I assume this situation is similar to that in the USA, is it not? However, Australia is a large island and doesn't have a land border with another country. Even without a land border, we have had a lot of trouble with refugee boat people who have paid smugglers to 'unsafely' transport them to Australia, often with loss of life at sea. But let's not get into that discussion.

 

The issue that concerns me is the 'apparent' hypocrisy of those who are against the building of the wall along the Mexican border. I say 'apparent' because I don't know their precise circumstances. Perhaps someone like 'Bristolboy', on this forum, who is clearly against the building of the wall, actually lives on a property with no fence or wall, grows fruit trees in his garden, and allows anyone to walk into his garden and help themselves to the fruit. I don't know.

 

However, if those who are against the building of the wall, are not also against surrounding their own property with a secure fence and gate to deter intruders, then it seems irrefutable that such people must be hypocrites when they attack Trump's agenda to build a wall along the Mexican border.

 

Just a point for discussion. 😉
 

That has been discussed many times already.

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1 minute ago, stevenl said:

That has been discussed many times already.

Then please provide the links to the specific posts that have discussed the ethics. I seem to have missed them.

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1 hour ago, VincentRJ said:

I'd like to discuss the ethics of Trump's proposal to build a wall along the Mexican border.
I'm not American, but Australian, so I'm not very familiar with American practices and lifestyles. However, in Australia, most people have fences or walls surrounding their property, whether it's a suburban home or a farm, and I assume that is also the case in America.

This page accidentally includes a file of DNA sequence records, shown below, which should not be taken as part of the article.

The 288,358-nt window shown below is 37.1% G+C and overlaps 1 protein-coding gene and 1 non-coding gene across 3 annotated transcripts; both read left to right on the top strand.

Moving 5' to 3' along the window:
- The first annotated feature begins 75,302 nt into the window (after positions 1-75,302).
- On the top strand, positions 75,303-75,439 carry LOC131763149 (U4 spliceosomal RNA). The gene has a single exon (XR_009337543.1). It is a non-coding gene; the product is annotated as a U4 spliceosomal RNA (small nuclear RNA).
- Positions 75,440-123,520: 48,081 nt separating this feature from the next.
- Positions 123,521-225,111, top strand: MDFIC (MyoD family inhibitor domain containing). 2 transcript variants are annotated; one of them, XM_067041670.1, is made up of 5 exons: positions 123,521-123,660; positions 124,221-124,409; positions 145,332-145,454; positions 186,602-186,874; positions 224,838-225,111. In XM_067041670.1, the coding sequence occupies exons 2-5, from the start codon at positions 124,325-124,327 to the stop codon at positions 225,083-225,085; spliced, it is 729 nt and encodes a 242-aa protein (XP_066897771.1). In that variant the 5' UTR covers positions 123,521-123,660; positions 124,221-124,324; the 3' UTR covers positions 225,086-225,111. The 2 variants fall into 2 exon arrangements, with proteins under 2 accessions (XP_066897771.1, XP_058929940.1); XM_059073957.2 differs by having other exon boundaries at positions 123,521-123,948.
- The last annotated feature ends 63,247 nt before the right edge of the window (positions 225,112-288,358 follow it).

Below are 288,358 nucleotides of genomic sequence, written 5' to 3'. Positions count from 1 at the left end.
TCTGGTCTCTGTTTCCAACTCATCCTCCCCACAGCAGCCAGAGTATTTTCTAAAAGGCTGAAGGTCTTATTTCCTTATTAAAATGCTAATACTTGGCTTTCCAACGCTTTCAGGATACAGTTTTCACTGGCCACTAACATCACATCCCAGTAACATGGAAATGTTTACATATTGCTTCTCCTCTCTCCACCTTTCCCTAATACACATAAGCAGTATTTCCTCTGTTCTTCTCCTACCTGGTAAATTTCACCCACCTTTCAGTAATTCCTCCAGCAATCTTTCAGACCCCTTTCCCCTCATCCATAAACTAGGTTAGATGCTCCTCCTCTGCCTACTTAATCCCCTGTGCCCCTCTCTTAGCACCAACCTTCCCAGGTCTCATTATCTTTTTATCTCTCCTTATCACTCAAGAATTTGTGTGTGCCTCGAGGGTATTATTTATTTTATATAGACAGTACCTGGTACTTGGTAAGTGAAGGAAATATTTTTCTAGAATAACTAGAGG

Some properties are in gated communities, surrounded by a high wall, with access only through a gate which opens after entering a specific pin number.

 

Many owners of properties keep dogs, and put warning signs to deter any intruders, like, 'Beware of dangerous dogs', or, 'This property is continuously monitored by video cameras', and 'Private property; Intruders will be prosecuted', and so on.
I assume this situation is similar to that in the USA, is it not? However, Australia is a large island and doesn't have a land border with another country. Even without a land border, we have had a lot of trouble with refugee boat people who have paid smugglers to 'unsafely' transport them to Australia, often with loss of life at sea. But let's not get into that discussion.

 

The issue that concerns me is the 'apparent' hypocrisy of those who are against the building of the wall along the Mexican border. I say 'apparent' because I don't know their precise circumstances. Perhaps someone like 'Bristolboy', on this forum, who is clearly against the building of the wall, actually lives on a property with no fence or wall, grows fruit trees in his garden, and allows anyone to walk into his garden and help themselves to the fruit. I don't know.

 

However, if those who are against the building of the wall, are not also against surrounding their own property with a secure fence and gate to deter intruders, then it seems irrefutable that such people must be hypocrites when they attack Trump's agenda to build a wall along the Mexican border.

 

Just a point for discussion. 😉
 

Hello VincentRJ.

You are coming to this discussion very late as your point is a prime example of false equivalence and has been discussed in depth before (see my post number 66 on page 5).

If we were to take your point at it's face value the easy refute would be that if these people trying to steal your 'fruit' were as determined as illegal immigrants, they would be tunneling under your fence, flying over your fence and driving through the main gateway of your property, therefore negating the fence altogether. Also, you might want to think twice about a fence that costs 50 times more than the value of the fruit it is protecting.  

It is tempting to boil down very complicated arguments to something that you can personally relate to (and a fence around your own property certainly looks similar) but there is no real equivalence, as a fence around your property probably would deter people from stealing your 'fruit', whilst there are much more effective ways for Trump to deter people from entering the US illegally than building an ineffectual and VERY expensive wall.  

 

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1 hour ago, VincentRJ said: